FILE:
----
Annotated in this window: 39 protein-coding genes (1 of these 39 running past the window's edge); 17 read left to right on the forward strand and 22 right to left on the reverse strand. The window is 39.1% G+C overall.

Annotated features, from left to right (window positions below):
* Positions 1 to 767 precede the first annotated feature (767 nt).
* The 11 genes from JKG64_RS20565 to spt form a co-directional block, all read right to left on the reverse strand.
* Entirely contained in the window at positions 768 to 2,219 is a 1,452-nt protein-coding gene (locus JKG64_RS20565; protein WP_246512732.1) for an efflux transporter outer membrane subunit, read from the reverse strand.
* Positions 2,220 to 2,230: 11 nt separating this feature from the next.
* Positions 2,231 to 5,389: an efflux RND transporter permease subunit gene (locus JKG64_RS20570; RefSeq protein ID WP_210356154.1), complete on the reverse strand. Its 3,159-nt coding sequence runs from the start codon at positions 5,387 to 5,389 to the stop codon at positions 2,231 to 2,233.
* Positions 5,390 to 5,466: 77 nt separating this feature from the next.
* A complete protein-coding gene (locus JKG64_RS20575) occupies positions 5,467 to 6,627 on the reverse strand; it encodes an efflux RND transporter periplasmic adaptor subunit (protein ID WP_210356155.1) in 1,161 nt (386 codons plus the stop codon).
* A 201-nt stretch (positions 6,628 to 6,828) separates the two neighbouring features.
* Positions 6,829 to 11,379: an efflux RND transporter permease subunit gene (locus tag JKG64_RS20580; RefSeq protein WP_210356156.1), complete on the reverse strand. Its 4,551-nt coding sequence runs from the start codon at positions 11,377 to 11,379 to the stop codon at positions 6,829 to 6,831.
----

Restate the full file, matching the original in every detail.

Annotated in this window: 39 protein-coding genes (1 of these 39 running past the window's edge); 17 read left to right on the forward strand and 22 right to left on the reverse strand. The window is 39.1% G+C overall.

Annotated features, from left to right (window positions below):
* Positions 1 to 767 precede the first annotated feature (767 nt).
* The 11 genes from JKG64_RS20565 to spt form a co-directional block, all read right to left on the reverse strand.
* Entirely contained in the window at positions 768 to 2,219 is a 1,452-nt protein-coding gene (locus JKG64_RS20565; protein WP_246512732.1) for an efflux transporter outer membrane subunit, read from the reverse strand.
* Positions 2,220 to 2,230: 11 nt separating this feature from the next.
* Positions 2,231 to 5,389: an efflux RND transporter permease subunit gene (locus JKG64_RS20570; RefSeq protein ID WP_210356154.1), complete on the reverse strand. Its 3,159-nt coding sequence runs from the start codon at positions 5,387 to 5,389 to the stop codon at positions 2,231 to 2,233.
* Positions 5,390 to 5,466: 77 nt separating this feature from the next.
* A complete protein-coding gene (locus JKG64_RS20575) occupies positions 5,467 to 6,627 on the reverse strand; it encodes an efflux RND transporter periplasmic adaptor subunit (protein ID WP_210356155.1) in 1,161 nt (386 codons plus the stop codon).
* A 201-nt stretch (positions 6,628 to 6,828) separates the two neighbouring features.
* Positions 6,829 to 11,379: an efflux RND transporter permease subunit gene (locus tag JKG64_RS20580; RefSeq protein WP_210356156.1), complete on the reverse strand. Its 4,551-nt coding sequence runs from the start codon at positions 11,377 to 11,379 to the stop codon at positions 6,829 to 6,831.